Do we feel lucky? Autism and the sibling question
We’ve had a few days to absorb the ramifications of the latest study regarding autism incidence rates amongst siblings, and now we’re all wondering whether to have another child (luckily for me, I had another child before these horrendous data were published - sometimes ignorance is, indeed, bliss).
Based on this new study in Pediatrics, a couple needs to ask each other: Do we feel lucky? According to these researchers, your odds are not good! In my original blog, I made it clear that the study’s findings have not been replicated; however, these results are so scary that I can imagine parents not wanting to take the plunge, yet they may not have the time to wait for a replication. If researchers find that these results are severely flawed, then they may have mislead 1000’s of parents who choose not to increase their family size based on bad data (which brings me back to my mantra: bad data is worse than no data!). On the other hand, if this study is accurate, it is a sad day for every family with autism...
Now that the study is actually out, we are better able to evaluate the study design. One very good aspect of this study is that they followed the siblings of children with autism from eight months of age, to three years of age and then diagnosed the children. At three years of age, an autism diagnosis is quite reliable. These researchers found that of the 664 siblings, 54 were diagnosed with autism (which is an 8% recurrence). When they combine an autism diagnosis with a diagnosis of pervasive developmental disorder not otherwise specified (PDD-NOS), that’s how they come up with the much higher number of approximately 19% (and here I’m referring only to families with one child on the spectrum). Here’s the lead researcher discussing her study:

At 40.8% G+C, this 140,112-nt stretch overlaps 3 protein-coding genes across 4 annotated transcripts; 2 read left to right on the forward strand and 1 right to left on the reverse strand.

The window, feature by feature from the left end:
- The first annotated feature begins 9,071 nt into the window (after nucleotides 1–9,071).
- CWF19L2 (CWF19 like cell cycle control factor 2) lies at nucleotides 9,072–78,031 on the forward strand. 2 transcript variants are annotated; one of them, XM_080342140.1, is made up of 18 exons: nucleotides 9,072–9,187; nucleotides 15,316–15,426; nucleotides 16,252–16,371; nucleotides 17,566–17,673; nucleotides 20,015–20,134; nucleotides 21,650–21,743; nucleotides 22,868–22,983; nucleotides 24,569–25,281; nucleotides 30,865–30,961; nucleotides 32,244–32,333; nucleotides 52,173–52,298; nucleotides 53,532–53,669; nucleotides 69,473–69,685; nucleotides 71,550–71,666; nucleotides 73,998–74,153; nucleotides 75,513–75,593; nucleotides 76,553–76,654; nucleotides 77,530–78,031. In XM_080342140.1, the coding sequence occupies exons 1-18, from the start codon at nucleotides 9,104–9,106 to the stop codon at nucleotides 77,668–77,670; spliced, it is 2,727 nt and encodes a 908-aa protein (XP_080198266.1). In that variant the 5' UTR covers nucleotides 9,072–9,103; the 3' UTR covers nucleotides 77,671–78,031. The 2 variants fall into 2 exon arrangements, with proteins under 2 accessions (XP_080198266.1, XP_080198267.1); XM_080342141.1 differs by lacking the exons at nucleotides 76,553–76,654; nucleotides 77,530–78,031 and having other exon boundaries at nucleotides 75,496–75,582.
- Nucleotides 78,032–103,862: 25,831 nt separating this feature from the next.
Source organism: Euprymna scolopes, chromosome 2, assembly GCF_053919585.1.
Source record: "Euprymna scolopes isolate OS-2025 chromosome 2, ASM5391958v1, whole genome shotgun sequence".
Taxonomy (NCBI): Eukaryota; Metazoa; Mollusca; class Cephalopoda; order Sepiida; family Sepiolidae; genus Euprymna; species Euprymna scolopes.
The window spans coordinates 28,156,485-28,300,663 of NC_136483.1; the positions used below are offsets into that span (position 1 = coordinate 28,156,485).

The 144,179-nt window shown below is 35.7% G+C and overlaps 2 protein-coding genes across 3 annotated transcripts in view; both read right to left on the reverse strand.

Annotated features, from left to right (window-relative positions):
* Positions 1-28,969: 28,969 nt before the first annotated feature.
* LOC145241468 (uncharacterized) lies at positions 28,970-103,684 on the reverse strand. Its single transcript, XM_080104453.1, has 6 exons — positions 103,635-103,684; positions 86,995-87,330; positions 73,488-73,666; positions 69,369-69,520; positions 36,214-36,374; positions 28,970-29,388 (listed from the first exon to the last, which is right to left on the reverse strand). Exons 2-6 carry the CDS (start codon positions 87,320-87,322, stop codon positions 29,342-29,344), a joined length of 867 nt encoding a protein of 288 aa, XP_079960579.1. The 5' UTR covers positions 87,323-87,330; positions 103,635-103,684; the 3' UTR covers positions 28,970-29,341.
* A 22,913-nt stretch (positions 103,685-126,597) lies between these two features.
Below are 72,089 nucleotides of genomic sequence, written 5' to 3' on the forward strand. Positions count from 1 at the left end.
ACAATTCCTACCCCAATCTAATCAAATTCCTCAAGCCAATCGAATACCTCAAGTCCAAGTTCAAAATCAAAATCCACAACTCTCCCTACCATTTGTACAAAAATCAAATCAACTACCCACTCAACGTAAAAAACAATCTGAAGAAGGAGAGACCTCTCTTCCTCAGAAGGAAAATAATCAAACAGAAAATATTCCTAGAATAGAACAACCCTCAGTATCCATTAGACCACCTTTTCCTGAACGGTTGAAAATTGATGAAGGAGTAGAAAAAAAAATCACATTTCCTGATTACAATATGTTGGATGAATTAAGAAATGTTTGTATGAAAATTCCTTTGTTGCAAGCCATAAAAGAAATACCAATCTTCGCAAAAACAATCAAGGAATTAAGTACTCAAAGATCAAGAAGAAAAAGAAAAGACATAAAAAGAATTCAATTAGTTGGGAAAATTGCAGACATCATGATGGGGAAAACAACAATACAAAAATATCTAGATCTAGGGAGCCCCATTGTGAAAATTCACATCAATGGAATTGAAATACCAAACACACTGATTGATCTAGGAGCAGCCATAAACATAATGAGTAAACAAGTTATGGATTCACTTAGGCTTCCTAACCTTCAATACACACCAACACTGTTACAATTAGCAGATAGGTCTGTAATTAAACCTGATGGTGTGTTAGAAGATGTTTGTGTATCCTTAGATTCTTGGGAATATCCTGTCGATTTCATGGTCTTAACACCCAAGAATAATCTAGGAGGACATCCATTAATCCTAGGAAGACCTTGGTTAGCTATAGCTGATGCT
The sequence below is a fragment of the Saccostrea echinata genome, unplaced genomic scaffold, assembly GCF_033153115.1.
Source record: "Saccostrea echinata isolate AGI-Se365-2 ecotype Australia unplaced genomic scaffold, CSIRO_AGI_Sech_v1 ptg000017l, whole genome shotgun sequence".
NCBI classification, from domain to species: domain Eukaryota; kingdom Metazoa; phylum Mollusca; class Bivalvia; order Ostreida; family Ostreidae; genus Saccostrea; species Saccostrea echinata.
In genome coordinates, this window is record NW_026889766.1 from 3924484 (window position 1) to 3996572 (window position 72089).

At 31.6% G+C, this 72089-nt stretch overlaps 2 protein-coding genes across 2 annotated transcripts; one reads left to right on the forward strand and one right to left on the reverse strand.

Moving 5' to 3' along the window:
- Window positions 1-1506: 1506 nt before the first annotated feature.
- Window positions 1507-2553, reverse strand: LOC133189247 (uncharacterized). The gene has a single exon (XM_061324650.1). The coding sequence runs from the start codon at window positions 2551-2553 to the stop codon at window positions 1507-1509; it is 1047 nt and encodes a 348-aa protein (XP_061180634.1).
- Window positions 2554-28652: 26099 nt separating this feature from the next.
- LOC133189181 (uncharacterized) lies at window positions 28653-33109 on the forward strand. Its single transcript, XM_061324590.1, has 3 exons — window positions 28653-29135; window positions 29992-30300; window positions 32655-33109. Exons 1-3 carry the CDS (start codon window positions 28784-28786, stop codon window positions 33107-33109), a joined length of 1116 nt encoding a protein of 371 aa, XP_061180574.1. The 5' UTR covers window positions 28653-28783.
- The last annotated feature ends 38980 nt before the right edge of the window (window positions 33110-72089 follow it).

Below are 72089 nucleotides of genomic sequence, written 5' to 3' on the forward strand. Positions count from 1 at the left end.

Here are the questions I have for the researchers (I couldn’t source the answers in the original article):
1) How can the researchers guarantee that the families in their study were representative of families of children with autism in general? How did they correct for volunteer bias? Remember, if they are making generalizations to the entire population of families with children with autism, the sample must be 100% representative of that population.
2) The study claims to have excluded those children with other neurologic or genetic conditions such as fragile X syndrome. Did they do the genetic testing required on each and every one of them to make sure that fragile X was not skewing their results upward?
3) Was the study sample of autistic children representative of the spectrum, or did these children have autism, as opposed to Asperger’s syndrome? If children with Asperger’s syndrome, and PDD-NOS were excluded or under-represented, this would also skew their results.
I can’t wait for the debate about these results to begin in the next issue of Pediatrics.
Until then, we are all going to have to hold our breath!